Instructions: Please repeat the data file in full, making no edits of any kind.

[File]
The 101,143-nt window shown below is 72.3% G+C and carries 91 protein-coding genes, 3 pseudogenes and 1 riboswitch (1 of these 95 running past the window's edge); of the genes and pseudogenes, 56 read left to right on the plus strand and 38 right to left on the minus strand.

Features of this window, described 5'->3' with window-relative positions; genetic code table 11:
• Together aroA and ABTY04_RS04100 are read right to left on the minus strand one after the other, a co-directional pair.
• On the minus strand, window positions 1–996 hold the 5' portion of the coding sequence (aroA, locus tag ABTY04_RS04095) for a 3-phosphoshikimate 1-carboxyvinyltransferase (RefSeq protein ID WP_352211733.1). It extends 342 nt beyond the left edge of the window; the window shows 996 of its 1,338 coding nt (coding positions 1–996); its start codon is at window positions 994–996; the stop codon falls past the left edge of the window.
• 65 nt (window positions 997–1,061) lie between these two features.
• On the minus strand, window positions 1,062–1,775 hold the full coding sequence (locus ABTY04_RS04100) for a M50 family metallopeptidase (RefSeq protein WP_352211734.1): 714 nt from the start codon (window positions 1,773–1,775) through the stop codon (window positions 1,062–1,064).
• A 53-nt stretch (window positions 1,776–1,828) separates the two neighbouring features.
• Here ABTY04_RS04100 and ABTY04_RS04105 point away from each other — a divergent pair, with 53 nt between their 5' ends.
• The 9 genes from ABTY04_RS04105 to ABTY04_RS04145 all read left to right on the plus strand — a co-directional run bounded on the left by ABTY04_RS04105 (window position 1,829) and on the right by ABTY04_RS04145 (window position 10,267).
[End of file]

The 101,143-nt window shown below is 72.3% G+C and carries 91 protein-coding genes, 3 pseudogenes and 1 riboswitch (1 of these 95 running past the window's edge); of the genes and pseudogenes, 56 read left to right on the plus strand and 38 right to left on the minus strand.

Features of this window, described 5'->3' with window-relative positions; genetic code table 11:
• Together aroA and ABTY04_RS04100 are read right to left on the minus strand one after the other, a co-directional pair.
• On the minus strand, window positions 1–996 hold the 5' portion of the coding sequence (aroA, locus tag ABTY04_RS04095) for a 3-phosphoshikimate 1-carboxyvinyltransferase (RefSeq protein ID WP_352211733.1). It extends 342 nt beyond the left edge of the window; the window shows 996 of its 1,338 coding nt (coding positions 1–996); its start codon is at window positions 994–996; the stop codon falls past the left edge of the window.
• 65 nt (window positions 997–1,061) lie between these two features.
• On the minus strand, window positions 1,062–1,775 hold the full coding sequence (locus ABTY04_RS04100) for a M50 family metallopeptidase (RefSeq protein WP_352211734.1): 714 nt from the start codon (window positions 1,773–1,775) through the stop codon (window positions 1,062–1,064).
• A 53-nt stretch (window positions 1,776–1,828) separates the two neighbouring features.
• Here ABTY04_RS04100 and ABTY04_RS04105 point away from each other — a divergent pair, with 53 nt between their 5' ends.
• The 9 genes from ABTY04_RS04105 to ABTY04_RS04145 all read left to right on the plus strand — a co-directional run bounded on the left by ABTY04_RS04105 (window position 1,829) and on the right by ABTY04_RS04145 (window position 10,267).